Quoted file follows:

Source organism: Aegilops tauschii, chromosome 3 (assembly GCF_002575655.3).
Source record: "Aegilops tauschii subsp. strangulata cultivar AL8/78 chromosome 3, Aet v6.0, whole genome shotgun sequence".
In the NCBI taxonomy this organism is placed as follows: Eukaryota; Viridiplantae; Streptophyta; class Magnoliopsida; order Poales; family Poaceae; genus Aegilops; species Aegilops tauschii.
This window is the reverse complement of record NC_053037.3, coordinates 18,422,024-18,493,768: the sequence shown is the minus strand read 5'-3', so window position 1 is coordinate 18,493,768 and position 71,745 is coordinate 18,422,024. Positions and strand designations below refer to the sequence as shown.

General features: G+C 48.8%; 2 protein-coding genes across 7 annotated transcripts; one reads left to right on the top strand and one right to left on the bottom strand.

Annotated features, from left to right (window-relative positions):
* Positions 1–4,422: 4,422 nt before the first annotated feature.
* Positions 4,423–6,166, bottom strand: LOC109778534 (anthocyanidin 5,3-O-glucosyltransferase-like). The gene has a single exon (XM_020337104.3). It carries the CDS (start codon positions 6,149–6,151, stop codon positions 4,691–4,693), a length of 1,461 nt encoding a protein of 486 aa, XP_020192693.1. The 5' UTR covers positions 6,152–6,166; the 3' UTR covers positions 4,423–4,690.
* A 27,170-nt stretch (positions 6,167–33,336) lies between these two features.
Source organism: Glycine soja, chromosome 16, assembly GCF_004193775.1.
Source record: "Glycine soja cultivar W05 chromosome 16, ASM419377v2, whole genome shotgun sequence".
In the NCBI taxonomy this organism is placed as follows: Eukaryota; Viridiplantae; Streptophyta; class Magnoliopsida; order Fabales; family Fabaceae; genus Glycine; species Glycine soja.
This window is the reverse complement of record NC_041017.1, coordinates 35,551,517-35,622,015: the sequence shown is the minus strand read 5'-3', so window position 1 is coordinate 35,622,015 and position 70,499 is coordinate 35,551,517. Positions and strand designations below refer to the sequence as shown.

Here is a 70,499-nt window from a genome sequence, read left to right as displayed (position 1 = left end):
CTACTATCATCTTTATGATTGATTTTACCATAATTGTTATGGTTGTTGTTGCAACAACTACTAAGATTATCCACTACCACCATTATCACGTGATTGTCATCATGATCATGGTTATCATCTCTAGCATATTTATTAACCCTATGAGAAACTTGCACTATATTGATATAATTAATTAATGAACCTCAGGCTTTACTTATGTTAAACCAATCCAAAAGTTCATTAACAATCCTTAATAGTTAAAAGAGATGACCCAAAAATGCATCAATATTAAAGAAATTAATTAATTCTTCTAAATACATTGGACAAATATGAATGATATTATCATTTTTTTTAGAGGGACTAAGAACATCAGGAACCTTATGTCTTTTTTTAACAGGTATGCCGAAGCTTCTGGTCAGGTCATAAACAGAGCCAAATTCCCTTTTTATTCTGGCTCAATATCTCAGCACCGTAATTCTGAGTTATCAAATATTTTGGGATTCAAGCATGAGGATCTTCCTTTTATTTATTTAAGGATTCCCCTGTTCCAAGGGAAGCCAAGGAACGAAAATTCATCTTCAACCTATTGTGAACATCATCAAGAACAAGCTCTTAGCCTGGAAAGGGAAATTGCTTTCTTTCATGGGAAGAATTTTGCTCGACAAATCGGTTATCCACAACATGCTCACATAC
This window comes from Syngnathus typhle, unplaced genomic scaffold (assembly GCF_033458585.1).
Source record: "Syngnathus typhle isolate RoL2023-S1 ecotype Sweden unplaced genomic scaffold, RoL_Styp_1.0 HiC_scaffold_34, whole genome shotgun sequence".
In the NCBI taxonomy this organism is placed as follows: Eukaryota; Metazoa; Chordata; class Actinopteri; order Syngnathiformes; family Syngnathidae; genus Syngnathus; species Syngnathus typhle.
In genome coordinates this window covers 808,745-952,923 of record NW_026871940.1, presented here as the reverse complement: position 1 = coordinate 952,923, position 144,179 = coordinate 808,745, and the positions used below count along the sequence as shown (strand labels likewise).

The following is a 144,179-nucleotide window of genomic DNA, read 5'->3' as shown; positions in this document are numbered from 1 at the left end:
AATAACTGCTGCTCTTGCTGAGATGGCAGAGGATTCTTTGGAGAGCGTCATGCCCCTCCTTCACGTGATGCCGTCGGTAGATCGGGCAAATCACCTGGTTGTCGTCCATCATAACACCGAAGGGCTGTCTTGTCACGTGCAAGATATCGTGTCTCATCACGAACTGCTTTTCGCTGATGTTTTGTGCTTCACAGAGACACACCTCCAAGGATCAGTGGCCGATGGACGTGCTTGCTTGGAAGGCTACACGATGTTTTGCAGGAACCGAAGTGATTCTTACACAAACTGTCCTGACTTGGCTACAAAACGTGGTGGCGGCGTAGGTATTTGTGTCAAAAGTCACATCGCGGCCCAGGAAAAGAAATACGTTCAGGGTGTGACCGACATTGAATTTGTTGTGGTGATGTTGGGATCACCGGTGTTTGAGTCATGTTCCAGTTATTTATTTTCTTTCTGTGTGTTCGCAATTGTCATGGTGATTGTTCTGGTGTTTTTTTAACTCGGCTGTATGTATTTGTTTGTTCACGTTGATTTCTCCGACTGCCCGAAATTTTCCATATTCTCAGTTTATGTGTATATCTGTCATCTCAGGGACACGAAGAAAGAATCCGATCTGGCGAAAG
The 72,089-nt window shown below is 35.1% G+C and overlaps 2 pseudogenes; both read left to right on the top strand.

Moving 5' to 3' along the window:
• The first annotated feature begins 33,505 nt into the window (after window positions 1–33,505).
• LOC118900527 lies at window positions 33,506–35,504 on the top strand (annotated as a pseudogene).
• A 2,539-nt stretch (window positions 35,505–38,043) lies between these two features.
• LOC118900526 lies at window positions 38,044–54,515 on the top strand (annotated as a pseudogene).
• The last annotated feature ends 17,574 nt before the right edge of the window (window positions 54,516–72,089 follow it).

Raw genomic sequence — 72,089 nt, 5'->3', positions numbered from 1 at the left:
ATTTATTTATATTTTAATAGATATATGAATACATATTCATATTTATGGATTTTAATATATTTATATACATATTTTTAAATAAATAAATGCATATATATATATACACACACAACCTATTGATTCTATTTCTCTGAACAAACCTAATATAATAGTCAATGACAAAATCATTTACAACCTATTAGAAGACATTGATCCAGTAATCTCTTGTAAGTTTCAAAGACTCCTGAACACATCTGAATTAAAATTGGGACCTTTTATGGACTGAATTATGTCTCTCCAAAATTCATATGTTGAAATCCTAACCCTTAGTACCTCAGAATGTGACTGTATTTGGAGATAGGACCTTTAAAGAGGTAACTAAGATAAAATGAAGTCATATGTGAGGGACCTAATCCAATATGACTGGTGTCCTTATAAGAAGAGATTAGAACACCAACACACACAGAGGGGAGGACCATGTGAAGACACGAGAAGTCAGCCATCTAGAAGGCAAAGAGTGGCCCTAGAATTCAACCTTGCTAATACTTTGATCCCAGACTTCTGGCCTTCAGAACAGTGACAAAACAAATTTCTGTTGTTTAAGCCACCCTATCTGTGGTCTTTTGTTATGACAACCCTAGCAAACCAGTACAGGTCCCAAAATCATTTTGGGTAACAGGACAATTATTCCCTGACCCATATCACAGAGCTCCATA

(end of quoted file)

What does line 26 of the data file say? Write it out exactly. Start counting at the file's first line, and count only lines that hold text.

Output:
• A 2,539-nt stretch (window positions 35,505–38,043) lies between these two features.